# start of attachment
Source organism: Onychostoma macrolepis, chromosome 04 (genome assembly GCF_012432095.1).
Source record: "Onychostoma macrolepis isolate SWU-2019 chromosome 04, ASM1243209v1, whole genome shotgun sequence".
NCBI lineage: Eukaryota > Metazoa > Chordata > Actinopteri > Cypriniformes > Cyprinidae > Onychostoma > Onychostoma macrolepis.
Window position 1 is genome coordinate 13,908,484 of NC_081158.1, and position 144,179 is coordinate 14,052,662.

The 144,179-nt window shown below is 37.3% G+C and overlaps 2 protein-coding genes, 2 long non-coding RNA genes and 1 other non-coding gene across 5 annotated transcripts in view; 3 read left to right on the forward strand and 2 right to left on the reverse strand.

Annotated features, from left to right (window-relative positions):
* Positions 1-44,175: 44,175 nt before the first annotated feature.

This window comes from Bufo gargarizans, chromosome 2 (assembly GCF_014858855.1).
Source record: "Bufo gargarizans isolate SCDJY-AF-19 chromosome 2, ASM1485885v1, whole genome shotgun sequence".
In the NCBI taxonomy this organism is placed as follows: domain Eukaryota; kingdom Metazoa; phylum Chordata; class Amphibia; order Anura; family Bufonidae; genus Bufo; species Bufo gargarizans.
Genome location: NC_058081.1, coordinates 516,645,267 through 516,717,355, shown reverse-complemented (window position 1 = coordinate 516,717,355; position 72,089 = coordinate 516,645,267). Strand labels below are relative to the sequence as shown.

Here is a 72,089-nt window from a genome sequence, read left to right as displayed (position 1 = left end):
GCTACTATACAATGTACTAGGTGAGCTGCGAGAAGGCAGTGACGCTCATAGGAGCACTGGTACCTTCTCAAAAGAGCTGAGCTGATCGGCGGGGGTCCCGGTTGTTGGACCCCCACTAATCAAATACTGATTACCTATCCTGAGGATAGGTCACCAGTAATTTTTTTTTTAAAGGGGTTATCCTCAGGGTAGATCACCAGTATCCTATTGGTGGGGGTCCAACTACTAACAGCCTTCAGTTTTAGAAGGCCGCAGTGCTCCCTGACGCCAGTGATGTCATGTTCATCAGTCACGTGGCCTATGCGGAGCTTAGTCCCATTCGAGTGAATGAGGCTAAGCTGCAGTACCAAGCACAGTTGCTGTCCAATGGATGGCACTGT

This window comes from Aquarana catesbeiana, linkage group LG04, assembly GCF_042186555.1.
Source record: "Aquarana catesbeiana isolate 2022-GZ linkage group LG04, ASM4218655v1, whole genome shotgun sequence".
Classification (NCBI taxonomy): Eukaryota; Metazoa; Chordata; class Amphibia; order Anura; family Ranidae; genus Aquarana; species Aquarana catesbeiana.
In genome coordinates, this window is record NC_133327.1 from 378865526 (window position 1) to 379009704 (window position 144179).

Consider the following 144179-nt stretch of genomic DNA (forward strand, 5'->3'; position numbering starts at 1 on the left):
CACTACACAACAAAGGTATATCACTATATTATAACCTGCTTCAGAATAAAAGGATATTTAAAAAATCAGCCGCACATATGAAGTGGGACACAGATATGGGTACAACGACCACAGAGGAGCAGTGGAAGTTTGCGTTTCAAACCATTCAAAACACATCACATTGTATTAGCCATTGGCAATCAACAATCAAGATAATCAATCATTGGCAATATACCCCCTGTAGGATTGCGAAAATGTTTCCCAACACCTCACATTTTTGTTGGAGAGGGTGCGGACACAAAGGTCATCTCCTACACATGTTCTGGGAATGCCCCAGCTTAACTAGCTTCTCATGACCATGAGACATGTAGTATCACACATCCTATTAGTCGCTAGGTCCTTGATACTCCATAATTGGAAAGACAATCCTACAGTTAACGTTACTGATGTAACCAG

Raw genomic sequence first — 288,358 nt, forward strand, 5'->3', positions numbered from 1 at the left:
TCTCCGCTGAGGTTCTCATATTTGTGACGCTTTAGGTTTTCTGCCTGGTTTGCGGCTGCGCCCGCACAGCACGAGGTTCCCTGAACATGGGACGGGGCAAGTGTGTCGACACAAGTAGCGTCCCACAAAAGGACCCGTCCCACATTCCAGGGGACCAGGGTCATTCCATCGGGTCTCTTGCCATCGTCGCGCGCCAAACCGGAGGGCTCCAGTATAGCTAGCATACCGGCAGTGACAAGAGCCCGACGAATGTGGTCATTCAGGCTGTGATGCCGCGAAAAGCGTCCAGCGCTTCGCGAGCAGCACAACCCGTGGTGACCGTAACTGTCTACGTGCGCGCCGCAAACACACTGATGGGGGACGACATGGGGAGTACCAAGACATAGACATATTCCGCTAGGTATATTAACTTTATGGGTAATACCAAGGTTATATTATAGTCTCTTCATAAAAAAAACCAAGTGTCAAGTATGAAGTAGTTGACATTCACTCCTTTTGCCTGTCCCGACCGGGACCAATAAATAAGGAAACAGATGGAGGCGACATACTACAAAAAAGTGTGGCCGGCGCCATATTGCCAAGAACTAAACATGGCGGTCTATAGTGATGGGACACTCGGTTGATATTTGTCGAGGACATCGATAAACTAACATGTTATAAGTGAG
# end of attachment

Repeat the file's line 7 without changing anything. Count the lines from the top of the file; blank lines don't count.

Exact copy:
* Positions 1-44,175: 44,175 nt before the first annotated feature.